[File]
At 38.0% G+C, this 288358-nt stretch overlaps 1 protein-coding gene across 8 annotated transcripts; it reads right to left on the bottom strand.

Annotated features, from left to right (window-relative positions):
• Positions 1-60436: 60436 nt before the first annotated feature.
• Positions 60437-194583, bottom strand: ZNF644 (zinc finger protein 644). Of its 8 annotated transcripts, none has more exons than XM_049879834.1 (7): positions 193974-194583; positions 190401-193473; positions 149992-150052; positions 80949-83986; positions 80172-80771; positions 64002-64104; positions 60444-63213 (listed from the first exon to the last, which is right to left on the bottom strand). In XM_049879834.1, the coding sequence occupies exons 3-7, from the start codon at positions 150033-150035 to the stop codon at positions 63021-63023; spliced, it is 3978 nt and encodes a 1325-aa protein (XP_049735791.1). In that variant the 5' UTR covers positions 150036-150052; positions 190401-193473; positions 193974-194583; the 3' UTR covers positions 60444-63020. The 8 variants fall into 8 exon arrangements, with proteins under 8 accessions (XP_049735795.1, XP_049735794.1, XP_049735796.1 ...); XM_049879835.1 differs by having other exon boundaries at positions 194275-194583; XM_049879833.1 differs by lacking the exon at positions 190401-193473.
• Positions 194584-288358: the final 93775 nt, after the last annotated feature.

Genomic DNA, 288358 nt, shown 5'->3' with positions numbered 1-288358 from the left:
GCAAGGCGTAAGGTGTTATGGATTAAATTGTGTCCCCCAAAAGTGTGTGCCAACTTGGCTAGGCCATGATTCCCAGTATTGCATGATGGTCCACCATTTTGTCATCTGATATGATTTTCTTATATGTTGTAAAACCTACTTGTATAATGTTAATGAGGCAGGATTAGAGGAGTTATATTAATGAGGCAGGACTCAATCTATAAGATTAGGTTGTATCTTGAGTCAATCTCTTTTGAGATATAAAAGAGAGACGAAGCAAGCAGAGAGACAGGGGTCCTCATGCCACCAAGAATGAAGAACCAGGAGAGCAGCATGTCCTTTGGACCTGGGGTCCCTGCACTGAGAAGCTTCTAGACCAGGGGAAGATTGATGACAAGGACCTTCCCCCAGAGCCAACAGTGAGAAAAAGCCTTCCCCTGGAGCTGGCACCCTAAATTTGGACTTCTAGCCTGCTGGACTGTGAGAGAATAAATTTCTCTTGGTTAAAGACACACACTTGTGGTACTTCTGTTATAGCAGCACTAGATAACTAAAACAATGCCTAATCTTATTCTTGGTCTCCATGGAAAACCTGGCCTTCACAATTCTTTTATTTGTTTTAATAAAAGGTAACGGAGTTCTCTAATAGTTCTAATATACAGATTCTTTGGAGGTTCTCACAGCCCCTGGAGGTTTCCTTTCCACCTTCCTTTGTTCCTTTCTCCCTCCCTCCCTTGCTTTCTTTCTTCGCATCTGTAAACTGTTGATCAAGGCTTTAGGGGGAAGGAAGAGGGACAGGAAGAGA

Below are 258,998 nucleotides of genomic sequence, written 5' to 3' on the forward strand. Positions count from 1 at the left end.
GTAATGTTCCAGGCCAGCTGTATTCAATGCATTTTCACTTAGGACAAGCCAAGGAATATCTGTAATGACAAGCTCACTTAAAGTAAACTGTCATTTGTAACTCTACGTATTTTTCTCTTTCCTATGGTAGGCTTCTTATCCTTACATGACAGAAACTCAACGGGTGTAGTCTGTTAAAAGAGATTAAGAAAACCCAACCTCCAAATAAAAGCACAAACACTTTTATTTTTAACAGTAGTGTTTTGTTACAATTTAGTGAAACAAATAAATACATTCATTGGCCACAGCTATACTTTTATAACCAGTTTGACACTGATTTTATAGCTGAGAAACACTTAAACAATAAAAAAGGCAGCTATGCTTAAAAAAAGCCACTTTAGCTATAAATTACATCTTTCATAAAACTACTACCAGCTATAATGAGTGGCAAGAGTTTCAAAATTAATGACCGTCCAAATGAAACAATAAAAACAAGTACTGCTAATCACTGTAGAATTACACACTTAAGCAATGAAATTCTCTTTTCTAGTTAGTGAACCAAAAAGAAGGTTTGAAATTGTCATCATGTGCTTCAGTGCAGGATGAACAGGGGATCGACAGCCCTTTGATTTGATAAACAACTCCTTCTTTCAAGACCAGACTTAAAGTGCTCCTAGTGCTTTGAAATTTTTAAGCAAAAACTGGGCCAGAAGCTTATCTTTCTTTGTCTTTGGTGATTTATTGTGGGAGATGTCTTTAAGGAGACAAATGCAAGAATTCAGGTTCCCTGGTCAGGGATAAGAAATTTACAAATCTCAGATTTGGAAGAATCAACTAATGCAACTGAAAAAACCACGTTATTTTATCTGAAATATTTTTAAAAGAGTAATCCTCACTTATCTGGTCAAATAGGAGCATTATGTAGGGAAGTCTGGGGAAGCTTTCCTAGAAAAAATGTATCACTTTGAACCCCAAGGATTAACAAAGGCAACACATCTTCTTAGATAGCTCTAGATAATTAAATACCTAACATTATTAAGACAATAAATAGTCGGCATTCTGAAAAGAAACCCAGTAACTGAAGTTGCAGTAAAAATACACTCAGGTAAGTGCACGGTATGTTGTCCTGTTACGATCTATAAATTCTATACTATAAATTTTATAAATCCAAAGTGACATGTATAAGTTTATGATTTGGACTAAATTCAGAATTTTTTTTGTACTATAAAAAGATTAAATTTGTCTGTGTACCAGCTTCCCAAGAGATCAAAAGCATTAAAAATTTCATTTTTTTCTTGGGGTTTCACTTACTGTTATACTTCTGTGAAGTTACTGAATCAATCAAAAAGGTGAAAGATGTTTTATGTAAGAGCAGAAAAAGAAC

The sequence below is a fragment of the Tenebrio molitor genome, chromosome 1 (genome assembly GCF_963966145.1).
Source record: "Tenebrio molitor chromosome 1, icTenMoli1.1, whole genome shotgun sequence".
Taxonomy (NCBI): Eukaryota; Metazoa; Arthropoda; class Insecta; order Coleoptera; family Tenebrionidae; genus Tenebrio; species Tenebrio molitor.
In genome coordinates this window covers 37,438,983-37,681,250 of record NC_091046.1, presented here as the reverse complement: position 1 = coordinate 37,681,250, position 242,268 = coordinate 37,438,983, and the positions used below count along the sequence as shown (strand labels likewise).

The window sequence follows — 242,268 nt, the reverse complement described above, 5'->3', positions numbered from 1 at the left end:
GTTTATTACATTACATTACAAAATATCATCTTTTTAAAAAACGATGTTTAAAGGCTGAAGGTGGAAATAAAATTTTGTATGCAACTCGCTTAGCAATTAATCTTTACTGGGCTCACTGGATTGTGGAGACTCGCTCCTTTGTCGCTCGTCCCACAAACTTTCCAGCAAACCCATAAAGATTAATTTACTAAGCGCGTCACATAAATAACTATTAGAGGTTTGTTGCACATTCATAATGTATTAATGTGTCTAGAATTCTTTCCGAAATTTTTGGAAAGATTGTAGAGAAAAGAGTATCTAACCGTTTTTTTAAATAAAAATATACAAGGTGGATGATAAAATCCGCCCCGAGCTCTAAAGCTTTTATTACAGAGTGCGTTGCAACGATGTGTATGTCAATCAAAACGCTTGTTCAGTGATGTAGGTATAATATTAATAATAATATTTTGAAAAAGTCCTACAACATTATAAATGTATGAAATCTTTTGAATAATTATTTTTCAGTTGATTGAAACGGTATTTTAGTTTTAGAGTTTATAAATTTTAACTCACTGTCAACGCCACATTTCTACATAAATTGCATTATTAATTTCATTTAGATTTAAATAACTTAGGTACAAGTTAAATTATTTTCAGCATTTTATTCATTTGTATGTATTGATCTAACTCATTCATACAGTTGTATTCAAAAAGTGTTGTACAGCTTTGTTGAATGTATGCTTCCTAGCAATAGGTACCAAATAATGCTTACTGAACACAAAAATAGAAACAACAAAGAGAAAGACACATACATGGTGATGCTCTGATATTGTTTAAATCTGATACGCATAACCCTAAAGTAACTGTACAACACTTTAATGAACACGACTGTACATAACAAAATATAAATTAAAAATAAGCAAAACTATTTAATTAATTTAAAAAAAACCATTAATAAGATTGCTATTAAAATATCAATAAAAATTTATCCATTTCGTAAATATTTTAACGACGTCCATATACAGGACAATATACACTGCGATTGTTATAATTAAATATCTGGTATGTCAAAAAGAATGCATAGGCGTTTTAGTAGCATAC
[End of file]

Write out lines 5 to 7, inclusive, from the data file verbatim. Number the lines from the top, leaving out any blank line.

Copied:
• Positions 194584-288358: the final 93775 nt, after the last annotated feature.

Genomic DNA, 288358 nt, shown 5'->3' with positions numbered 1-288358 from the left:
GCAAGGCGTAAGGTGTTATGGATTAAATTGTGTCCCCCAAAAGTGTGTGCCAACTTGGCTAGGCCATGATTCCCAGTATTGCATGATGGTCCACCATTTTGTCATCTGATATGATTTTCTTATATGTTGTAAAACCTACTTGTATAATGTTAATGAGGCAGGATTAGAGGAGTTATATTAATGAGGCAGGACTCAATCTATAAGATTAGGTTGTATCTTGAGTCAATCTCTTTTGAGATATAAAAGAGAGACGAAGCAAGCAGAGAGACAGGGGTCCTCATGCCACCAAGAATGAAGAACCAGGAGAGCAGCATGTCCTTTGGACCTGGGGTCCCTGCACTGAGAAGCTTCTAGACCAGGGGAAGATTGATGACAAGGACCTTCCCCCAGAGCCAACAGTGAGAAAAAGCCTTCCCCTGGAGCTGGCACCCTAAATTTGGACTTCTAGCCTGCTGGACTGTGAGAGAATAAATTTCTCTTGGTTAAAGACACACACTTGTGGTACTTCTGTTATAGCAGCACTAGATAACTAAAACAATGCCTAATCTTATTCTTGGTCTCCATGGAAAACCTGGCCTTCACAATTCTTTTATTTGTTTTAATAAAAGGTAACGGAGTTCTCTAATAGTTCTAATATACAGATTCTTTGGAGGTTCTCACAGCCCCTGGAGGTTTCCTTTCCACCTTCCTTTGTTCCTTTCTCCCTCCCTCCCTTGCTTTCTTTCTTCGCATCTGTAAACTGTTGATCAAGGCTTTAGGGGGAAGGAAGAGGGACAGGAAGAGA